|Roger Reese with Adolfo and an estimated |
70 pound plus roosterfish
|Roger and Adolfo with some excellent eating|
Roosterfish are still the main attraction, with Adolfo on the panga Dos Hermanos having them located down in the Petatlan area.
Early in the week Roger Reese, from Springfield Illinois, fished 4 days with Adolfo and got 7 huge roosters, several jack crevalle and 3 nice dorado. His first rooster of the first day was at 8:30 AM and estimated at over 70 pounds. Roger told me: “How could it get any better?”
|Look how long and narrow Roger's rooster is. |
It should weigh double of what it is.
Then fly fishing client Steve Skidmore and his spin fishing wife Alex, from Seattle, fished with Adolfo and I in the same areas south of Zihuatanejo as Roger had fished a couple of days earlier. But, every day on the water is a new day, and we had incredibly huge waves to contend with. When the sets came in, some of the waves had faces of 12 to 14 feet. This is not an ideal time to be too close to the shore. But, this is not Kansas, nor the East Cape of Baja. It is blue collar fly fishing, and we still got it done!
|Steve Skidmore with his fly caught rooster|
With Steve up on the bow, bracing himself as best as he could to cast the 10wt, and deckhand gorilla sitting up on the roof of the panga and making consistent 100 yard casts with the popper, we ended up with two spin rod roosters, 1 fly caught rooster, a nice jack crevalle, a couple of needle fish, and a lot of misses on roosters. But, it was Steve’s first time and there is a learning curve. When he comes back he will be ready, and absolutely amazed in the changed surf conditions.
|Alex Skidmore actually tailed this rooster out of the water|
Backing up a bit about Adolfo’s deckhand’s nickname. His real name is Jesus (Hay zoose). He is the best deckhand in the port for roosters, working for 12 years now with the best captain there is (anywhere) for roosters. He earned the nickname gorilla, not because he is built like one (he is actually built like an NFL guard, but shorter), but because he will sit up there on the top of the panga roof and consistently make cats of 80 to 100 yards, or more, all day long. He is in the hot sun, and it is incredibly tiring work to scream the surface popper across the surface. Yet, he does it all day long. The only time he gets a break is if the fly client hooks up. He will be so exhausted by day’s end; he stays on the roof and sleeps the 1.5 hours back to port.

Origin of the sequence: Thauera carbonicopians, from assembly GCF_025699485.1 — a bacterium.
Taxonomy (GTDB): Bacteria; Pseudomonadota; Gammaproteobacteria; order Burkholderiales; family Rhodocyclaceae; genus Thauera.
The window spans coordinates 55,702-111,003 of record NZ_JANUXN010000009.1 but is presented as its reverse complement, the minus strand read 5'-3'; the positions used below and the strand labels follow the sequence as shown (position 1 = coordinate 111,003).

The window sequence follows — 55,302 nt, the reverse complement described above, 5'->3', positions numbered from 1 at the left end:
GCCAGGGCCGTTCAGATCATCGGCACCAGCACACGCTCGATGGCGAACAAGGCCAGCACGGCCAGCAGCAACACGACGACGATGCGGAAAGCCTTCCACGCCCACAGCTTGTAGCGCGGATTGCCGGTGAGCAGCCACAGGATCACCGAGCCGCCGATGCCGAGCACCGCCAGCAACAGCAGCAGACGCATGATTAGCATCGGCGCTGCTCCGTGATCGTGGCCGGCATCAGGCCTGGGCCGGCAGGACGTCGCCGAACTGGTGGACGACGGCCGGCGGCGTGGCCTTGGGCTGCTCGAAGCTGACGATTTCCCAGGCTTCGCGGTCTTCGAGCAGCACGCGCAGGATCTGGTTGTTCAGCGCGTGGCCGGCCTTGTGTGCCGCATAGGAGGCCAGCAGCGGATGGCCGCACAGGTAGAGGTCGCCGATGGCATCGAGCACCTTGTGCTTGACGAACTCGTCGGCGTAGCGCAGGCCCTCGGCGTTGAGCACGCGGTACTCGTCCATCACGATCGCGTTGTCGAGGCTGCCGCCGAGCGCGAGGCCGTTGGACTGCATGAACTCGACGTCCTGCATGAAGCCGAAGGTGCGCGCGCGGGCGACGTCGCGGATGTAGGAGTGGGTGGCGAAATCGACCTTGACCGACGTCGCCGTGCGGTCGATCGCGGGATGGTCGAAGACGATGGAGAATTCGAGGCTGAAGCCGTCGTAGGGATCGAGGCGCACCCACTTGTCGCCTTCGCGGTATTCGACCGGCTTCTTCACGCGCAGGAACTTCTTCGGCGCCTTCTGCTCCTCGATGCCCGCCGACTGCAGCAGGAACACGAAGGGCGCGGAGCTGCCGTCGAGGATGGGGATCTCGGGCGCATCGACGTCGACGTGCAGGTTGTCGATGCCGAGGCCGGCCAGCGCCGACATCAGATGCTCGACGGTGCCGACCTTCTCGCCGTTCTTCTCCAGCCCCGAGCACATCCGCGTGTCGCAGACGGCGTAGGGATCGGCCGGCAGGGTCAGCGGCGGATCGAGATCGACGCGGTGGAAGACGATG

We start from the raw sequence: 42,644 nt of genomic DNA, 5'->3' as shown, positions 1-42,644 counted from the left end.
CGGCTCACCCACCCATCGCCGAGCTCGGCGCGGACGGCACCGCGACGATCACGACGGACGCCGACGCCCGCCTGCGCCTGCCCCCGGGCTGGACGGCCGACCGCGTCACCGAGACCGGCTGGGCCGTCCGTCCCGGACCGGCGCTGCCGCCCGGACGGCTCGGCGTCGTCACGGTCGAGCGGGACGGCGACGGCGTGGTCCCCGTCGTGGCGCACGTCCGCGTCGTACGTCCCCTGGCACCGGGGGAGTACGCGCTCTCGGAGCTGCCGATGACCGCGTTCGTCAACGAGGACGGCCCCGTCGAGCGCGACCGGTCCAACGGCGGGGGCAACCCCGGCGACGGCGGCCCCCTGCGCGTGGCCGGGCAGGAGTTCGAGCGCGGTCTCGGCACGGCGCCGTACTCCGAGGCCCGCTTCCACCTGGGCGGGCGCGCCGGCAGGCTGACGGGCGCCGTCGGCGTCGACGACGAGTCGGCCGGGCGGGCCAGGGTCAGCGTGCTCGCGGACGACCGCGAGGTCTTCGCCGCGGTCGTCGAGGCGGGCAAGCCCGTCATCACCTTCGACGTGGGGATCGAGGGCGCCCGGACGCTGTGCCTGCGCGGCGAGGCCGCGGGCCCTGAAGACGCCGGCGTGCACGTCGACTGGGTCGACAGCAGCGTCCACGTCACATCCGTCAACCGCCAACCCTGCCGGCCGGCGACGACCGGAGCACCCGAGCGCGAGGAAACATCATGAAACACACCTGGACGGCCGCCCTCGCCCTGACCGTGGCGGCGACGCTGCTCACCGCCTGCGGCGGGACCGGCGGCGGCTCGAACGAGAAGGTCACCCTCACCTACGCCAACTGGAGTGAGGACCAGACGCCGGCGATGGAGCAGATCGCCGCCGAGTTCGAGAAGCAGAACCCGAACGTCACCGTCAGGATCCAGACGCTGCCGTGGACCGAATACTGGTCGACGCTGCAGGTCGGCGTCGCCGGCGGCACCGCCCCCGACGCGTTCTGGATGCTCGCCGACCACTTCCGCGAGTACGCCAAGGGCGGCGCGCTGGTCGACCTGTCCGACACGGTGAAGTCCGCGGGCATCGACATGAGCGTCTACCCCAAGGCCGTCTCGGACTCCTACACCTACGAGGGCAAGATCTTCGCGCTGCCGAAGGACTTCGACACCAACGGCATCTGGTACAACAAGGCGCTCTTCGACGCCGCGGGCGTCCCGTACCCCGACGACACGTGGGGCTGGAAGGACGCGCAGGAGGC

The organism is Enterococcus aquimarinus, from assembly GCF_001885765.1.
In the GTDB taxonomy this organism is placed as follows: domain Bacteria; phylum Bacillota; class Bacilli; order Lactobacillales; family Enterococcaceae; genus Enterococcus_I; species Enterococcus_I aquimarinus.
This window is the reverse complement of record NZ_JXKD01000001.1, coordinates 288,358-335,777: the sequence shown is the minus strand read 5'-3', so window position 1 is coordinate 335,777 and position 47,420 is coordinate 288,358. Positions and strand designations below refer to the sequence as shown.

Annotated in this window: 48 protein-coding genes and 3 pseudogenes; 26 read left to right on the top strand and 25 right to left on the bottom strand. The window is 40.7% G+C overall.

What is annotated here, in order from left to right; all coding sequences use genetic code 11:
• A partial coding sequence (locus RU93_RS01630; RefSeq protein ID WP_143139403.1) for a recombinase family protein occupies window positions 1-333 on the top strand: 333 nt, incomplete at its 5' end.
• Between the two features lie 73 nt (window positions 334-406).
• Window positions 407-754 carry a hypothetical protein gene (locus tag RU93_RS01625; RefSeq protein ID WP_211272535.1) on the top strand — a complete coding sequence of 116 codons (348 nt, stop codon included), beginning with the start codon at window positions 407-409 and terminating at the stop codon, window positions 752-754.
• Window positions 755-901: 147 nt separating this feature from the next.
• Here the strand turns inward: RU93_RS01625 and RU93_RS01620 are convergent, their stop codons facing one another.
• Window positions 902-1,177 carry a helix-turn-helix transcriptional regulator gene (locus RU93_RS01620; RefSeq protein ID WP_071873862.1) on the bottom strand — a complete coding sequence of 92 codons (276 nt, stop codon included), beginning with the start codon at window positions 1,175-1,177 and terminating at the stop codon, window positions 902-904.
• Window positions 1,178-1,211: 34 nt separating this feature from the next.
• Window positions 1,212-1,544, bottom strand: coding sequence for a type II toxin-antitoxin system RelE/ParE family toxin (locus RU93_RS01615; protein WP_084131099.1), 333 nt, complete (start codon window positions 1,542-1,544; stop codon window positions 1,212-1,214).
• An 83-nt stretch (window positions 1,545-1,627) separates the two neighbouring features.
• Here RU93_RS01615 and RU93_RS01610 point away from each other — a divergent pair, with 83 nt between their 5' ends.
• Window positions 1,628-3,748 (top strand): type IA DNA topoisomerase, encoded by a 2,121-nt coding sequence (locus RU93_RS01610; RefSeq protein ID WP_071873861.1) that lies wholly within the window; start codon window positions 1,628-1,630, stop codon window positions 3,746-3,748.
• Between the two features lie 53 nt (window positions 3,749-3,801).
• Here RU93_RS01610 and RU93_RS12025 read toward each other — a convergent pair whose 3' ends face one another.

When the surf is high, like it was for us, the roosters can handle the pounding surf, but the bait cannot. They have to move out to deeper water. Adolfo would spot the breaking fish and accelerate to full throttle, getting us there in time to have plenty of action.
|Alex and her jack crevalle|
Ironically, it was only when Alex went under the covered top to have a bite of sandwich did Adolfo spot the breaking fish. Naw…we aren’t superstitious. But, after the 1st huge melee, and some slack time afterwards, she said “It was the sandwich!” She went back, took a bite and it happened all over again. Go figure!
|I think Steve and Alex had a good time|
Steve did have several chances at roosters teased in from the surf, but most of our fish came off the roosters boiling on bait about 200 yards off the beach. In fact, Steve’s rooster was not off the teaser, but rather casting from the bow into the crashing fish. His first fish was a needle fish and foul hooked in the back, which was a huge disappointment.
The second time we came up on breaking fish, there were dorado, jacks, and roosters. And Steve got his rooster.
Ed Kunze (IGFA Representative)
For a better understanding of our seasons and species of fish here, please click on this link: http://calendarforfishing.blogspot.mx/